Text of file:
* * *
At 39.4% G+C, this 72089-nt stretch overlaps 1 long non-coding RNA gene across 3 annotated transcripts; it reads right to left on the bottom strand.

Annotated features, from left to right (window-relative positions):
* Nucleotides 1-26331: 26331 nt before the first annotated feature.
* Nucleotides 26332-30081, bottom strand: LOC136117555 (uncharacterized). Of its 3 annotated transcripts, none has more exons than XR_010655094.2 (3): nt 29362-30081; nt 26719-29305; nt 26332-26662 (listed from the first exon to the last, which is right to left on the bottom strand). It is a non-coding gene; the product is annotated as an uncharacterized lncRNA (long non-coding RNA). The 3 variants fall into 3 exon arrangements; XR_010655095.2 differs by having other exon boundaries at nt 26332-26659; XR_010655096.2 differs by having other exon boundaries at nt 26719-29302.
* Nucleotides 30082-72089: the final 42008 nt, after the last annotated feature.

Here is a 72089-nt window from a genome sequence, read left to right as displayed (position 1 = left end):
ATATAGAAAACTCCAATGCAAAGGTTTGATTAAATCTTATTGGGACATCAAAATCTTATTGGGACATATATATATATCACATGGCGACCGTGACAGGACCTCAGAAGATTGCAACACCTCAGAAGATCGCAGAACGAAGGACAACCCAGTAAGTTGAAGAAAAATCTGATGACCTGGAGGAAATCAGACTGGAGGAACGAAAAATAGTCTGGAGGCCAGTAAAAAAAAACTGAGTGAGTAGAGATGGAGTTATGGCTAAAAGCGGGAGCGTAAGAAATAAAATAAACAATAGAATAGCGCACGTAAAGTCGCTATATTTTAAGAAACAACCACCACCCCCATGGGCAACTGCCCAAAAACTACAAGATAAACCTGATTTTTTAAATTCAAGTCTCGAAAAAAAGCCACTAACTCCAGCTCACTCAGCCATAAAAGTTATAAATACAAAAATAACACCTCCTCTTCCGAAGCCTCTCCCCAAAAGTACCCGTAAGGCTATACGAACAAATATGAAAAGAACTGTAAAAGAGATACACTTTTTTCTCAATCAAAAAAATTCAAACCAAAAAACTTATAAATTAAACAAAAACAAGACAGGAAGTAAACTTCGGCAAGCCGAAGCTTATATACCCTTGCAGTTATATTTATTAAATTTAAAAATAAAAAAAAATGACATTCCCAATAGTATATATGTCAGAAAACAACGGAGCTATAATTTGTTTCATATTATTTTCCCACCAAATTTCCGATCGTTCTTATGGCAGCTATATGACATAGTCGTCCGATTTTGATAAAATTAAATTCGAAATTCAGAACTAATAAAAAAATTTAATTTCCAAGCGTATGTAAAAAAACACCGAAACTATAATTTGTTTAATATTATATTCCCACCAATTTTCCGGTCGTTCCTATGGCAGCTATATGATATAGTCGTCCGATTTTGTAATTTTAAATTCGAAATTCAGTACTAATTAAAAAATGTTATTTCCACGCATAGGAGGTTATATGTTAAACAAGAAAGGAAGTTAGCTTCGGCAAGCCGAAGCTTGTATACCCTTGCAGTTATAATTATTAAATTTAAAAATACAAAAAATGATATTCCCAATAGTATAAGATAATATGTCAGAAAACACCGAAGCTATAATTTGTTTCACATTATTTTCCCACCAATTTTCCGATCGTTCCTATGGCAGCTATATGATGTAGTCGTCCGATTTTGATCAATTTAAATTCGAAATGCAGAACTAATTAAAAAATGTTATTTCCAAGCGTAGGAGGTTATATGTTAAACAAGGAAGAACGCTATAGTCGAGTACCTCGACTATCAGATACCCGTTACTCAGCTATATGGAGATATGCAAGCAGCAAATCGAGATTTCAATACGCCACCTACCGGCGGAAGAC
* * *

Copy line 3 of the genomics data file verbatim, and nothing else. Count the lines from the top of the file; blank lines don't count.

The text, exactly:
* Nucleotides 1-26331: 26331 nt before the first annotated feature.